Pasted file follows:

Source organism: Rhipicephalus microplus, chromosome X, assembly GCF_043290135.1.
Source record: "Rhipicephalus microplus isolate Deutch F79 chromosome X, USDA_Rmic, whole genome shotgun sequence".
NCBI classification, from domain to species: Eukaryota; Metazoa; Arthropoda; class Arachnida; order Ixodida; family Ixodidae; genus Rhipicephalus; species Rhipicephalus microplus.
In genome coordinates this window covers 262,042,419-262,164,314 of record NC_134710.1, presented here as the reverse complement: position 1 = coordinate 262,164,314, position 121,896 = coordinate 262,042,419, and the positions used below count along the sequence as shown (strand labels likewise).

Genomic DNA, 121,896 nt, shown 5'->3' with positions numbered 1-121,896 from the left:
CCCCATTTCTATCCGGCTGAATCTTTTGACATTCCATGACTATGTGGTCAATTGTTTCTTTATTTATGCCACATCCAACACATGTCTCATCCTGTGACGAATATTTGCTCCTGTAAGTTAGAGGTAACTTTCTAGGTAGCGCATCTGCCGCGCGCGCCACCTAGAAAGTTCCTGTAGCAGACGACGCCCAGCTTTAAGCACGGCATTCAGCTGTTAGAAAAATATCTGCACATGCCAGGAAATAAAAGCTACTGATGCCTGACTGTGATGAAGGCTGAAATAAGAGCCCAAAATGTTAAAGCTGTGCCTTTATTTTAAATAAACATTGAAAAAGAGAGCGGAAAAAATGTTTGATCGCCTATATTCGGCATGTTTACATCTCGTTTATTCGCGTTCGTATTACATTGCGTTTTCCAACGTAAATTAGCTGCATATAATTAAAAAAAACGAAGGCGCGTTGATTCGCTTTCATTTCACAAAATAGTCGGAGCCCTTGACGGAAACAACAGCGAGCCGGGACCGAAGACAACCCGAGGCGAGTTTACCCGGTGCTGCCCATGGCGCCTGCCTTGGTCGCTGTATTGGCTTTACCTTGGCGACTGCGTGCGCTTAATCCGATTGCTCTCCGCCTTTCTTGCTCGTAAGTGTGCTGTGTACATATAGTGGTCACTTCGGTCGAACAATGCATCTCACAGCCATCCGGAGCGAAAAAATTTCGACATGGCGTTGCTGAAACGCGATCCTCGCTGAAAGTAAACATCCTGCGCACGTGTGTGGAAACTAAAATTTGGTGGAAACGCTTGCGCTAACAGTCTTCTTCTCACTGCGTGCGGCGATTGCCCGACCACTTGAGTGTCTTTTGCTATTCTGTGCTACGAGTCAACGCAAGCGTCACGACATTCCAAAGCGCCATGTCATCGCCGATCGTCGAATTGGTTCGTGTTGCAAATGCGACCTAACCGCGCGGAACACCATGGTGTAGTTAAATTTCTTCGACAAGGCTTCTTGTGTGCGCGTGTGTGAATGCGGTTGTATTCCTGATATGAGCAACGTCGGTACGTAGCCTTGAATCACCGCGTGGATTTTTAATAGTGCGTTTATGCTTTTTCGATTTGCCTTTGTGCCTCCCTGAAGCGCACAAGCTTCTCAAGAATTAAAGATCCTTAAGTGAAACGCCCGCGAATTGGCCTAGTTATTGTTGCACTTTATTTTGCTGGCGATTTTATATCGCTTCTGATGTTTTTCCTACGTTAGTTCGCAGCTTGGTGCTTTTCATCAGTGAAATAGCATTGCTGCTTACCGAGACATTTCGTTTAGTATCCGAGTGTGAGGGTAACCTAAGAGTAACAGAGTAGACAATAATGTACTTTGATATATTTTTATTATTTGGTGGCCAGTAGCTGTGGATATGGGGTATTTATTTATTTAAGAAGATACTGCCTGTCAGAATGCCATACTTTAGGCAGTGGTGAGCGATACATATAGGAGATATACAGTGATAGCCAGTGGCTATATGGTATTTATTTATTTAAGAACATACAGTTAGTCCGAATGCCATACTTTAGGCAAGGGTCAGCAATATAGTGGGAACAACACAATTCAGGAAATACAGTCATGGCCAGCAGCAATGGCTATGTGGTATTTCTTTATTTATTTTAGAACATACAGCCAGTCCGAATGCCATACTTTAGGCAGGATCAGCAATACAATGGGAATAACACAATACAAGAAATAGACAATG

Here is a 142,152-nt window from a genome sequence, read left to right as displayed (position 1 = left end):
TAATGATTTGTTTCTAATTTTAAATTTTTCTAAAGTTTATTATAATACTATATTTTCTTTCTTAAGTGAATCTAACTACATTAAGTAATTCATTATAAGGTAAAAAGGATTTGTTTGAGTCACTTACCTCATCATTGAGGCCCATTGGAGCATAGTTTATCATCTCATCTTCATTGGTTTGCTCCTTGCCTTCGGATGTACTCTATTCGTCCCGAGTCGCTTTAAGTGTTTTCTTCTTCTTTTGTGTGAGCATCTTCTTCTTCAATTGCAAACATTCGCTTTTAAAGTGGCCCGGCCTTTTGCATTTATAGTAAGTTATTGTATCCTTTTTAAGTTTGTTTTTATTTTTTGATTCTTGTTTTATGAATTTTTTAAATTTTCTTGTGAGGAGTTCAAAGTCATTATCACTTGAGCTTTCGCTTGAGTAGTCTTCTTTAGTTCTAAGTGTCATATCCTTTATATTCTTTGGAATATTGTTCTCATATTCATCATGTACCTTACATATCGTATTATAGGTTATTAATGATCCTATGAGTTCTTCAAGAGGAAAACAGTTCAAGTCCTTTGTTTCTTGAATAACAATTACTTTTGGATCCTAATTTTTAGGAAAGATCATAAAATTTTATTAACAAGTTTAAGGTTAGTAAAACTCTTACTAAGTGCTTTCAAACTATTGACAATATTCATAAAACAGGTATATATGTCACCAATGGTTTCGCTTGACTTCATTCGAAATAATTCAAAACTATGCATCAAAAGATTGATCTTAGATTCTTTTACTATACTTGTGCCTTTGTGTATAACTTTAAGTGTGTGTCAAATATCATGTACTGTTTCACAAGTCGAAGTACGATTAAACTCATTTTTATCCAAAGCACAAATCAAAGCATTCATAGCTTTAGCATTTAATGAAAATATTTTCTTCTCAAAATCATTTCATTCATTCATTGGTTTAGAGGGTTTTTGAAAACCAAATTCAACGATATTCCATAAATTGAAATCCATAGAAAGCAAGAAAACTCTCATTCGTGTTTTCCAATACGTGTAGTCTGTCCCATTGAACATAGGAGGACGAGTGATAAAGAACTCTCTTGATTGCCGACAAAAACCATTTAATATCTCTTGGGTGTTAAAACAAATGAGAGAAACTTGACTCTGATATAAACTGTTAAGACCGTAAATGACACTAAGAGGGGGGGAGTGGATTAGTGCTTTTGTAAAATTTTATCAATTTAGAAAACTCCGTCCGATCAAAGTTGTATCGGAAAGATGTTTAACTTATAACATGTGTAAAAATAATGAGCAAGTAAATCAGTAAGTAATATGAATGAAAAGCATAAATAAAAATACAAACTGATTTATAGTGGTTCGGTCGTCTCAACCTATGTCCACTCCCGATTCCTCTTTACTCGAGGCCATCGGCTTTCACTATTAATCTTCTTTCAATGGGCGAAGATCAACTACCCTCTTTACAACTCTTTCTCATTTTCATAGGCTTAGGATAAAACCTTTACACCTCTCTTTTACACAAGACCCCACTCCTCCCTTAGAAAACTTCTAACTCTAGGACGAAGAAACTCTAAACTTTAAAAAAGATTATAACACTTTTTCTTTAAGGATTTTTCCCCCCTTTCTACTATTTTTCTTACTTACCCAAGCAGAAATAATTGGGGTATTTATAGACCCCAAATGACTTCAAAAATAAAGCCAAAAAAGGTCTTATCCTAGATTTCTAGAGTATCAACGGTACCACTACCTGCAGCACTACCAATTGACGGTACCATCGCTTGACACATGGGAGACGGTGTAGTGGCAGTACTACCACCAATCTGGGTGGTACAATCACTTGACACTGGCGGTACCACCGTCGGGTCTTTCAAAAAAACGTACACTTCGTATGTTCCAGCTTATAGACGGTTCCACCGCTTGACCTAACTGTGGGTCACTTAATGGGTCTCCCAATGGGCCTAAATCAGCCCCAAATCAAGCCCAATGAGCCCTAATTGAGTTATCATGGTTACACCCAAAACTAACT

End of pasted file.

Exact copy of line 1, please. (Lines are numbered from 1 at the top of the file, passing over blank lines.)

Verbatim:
Source organism: Rhipicephalus microplus, chromosome X, assembly GCF_043290135.1.